Effects of senescent lens epithelial cells on the severity of age-related cortical cataract in humans
Proportion of senescent cells within primary HLECs from different ages. Representative pictures of primary HLECs from different ages are denoted by A, B, and C. Senescent HLECs were not observed in young samples (A) (<10 years), but they were observed and increased with age in B (50–60 years) (arrow) and C (>60 years) (arrow). D shows the quantified data which are presented as mean ± SEM (group 50–60 years, n = 12; group 60–80 years, n = 39; and group >80 years, n = 14). Scale bar, 40 μm. ∗P < 0.05 versus proportion of senescent HLECs from 50 to 60 years. HLEC = human lens epithelial cell, SEM = standard error of mean.
© Copyright Policy - open-access
Related In: Results  -  Collection

License
Show All Figures
getmorefigures.php?uid=PMC4998311&req=5

Figure 3: Proportion of senescent cells within primary HLECs from different ages. Representative pictures of primary HLECs from different ages are denoted by A, B, and C. Senescent HLECs were not observed in young samples (A) (<10 years), but they were observed and increased with age in B (50–60 years) (arrow) and C (>60 years) (arrow). D shows the quantified data which are presented as mean ± SEM (group 50–60 years, n = 12; group 60–80 years, n = 39; and group >80 years, n = 14). Scale bar, 40 μm. ∗P < 0.05 versus proportion of senescent HLECs from 50 to 60 years. HLEC = human lens epithelial cell, SEM = standard error of mean.
Mentions: Interestingly, some HLECs from older people were observed to become larger, flatter, and irregular with massive vacuoles in the cytoplasm (referred to as senescent HLECs) during culturing, whereas others showed uniform rectangle morphologies, as in the samples from children. The representative images are shown in Fig. 3A–C. Moreover, the senescent HLECs stopped proliferating and gradually died afterwards. After being cultured for 3 weeks, the proportion of senescent cells were 10.67% ± 3.62% cells within the HELCs in group 1, and then it increased and reached 27.96% ± 2.05% in group 2 and 29.21% ± 4.86% in group 3 (Fig. 3D). These results indicate that the functions of HLECs in older individuals decline probably because senescent HLECs cannot be replenished due to the exhaustion of stem cell pools.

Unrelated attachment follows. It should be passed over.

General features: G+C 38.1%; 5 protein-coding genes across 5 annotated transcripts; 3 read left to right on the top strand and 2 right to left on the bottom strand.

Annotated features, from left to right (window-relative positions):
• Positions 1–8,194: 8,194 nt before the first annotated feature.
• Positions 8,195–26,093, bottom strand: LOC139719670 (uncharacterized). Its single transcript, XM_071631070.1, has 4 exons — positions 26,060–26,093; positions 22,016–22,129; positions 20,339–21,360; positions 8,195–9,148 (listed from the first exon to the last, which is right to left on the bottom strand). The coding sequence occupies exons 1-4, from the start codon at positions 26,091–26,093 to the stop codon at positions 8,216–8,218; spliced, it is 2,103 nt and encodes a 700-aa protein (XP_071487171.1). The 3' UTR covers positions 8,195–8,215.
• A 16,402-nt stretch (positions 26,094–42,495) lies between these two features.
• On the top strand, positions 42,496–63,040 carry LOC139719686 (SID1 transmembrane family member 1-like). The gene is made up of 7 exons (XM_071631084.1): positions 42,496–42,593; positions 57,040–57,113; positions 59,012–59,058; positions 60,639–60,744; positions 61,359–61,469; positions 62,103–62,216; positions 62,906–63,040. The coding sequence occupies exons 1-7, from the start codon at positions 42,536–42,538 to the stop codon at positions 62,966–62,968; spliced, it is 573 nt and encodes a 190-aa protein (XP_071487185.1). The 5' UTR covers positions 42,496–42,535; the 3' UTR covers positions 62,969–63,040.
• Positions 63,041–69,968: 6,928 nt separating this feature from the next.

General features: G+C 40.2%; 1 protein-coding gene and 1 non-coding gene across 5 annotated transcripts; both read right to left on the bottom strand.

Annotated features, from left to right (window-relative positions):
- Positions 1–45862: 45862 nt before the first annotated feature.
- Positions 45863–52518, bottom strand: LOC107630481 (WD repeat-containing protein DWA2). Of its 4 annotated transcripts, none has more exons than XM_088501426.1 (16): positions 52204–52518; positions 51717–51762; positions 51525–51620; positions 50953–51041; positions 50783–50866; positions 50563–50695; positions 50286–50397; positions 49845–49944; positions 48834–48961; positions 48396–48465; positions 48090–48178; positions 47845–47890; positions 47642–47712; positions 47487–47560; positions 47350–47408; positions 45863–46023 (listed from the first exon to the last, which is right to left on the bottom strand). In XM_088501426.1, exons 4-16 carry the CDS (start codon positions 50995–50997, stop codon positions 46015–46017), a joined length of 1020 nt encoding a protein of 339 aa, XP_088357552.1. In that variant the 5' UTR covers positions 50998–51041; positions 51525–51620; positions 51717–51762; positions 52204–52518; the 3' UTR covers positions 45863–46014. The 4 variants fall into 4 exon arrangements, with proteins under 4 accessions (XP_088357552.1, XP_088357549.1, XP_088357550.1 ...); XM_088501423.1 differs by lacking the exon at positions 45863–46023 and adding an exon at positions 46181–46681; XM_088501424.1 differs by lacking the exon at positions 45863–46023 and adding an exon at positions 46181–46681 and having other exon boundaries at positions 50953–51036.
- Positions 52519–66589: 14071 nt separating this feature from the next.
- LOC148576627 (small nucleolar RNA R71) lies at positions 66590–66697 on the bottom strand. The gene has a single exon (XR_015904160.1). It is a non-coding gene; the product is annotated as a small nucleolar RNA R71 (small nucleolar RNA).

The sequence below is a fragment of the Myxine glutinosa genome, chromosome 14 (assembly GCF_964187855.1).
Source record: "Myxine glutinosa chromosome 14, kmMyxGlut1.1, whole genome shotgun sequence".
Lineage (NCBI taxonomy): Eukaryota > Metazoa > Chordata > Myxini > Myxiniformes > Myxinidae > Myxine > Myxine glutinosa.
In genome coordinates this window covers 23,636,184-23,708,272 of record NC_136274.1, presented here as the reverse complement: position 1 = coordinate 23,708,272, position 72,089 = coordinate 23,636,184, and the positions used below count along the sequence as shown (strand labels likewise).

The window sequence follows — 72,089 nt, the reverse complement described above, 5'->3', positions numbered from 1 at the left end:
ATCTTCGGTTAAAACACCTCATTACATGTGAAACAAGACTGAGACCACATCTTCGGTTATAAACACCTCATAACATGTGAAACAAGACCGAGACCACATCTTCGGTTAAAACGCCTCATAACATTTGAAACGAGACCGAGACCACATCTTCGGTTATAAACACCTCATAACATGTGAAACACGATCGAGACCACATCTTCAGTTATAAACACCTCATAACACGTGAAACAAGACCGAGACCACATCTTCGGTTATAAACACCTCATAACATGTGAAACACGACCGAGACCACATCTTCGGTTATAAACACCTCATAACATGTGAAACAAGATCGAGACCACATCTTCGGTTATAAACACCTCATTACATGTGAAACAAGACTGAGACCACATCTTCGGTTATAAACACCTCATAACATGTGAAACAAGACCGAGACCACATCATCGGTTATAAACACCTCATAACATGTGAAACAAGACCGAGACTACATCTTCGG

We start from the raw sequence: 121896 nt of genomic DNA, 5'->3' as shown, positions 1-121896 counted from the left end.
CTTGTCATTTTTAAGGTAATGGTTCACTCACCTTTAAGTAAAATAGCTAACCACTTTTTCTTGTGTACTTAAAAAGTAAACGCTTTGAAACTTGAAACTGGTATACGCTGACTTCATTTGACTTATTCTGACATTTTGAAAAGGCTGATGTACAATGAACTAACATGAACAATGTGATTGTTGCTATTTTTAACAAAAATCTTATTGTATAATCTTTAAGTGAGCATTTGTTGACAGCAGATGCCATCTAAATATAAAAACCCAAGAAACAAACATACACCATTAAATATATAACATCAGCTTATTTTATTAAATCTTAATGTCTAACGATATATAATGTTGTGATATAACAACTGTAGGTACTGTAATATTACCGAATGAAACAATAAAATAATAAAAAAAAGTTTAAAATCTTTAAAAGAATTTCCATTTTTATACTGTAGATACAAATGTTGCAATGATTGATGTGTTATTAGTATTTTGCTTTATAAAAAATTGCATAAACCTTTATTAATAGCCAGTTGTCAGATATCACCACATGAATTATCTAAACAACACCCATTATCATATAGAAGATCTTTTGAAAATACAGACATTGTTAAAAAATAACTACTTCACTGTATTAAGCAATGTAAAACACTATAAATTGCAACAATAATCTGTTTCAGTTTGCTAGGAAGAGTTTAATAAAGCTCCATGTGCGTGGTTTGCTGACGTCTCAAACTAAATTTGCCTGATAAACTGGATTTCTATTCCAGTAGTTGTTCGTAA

View Article: PubMed Central - PubMed

ABSTRACT

The aging of lens progenitor cell has been repeatedly proposed to play a key role in age-related cataracts (ARCs), but the mechanism is far from being understood. The present study aims to investigate the relationship between aging of lens progenitor/epithelial cells and the 4 subtypes of ARCs in humans.

Lens capsules, which were collected from ARC patients during surgery, were divided into 3 groups according to the age of patients (50&ndash;60, 60&ndash;80, and &gt;80 years). The expressions of lens progenitor cell-related markers Sox2, Abcg2, and Ki67 were first examined in human lens epithelial cells (HLECs) in situ. Then, the percentage of senescent and SA-&beta;-gal+ HLECs isolated from lens capsules were quantified. Finally, the potential relationships between the percentage of senescent (and SA-&beta;-gal+) HLECs and the severity of ARCs were analyzed.

Ki67+, Sox2+, and Abcg2+ HLECs in lens capsules were clearly more abundant in young people than in patients older than 50 years, and they were almost absent in patients older than 60 years. The percentage of primary HLECs with aging morphology increased with age, consistent with the results of SA-&beta;-gal+ primary HLECs. Only cortical cataract classification was found to be strongly related to the percentage of SA-&beta;-gal+ and senescent HLECs.

Our study gave the initial evidence on the dynamical change of lens stem/progenitor cells in human lens capsule with age and suggested that lens progenitor/epithelial cell aging is important in the severity of cortical cataracts.

No MeSH data available.


Related in: MedlinePlus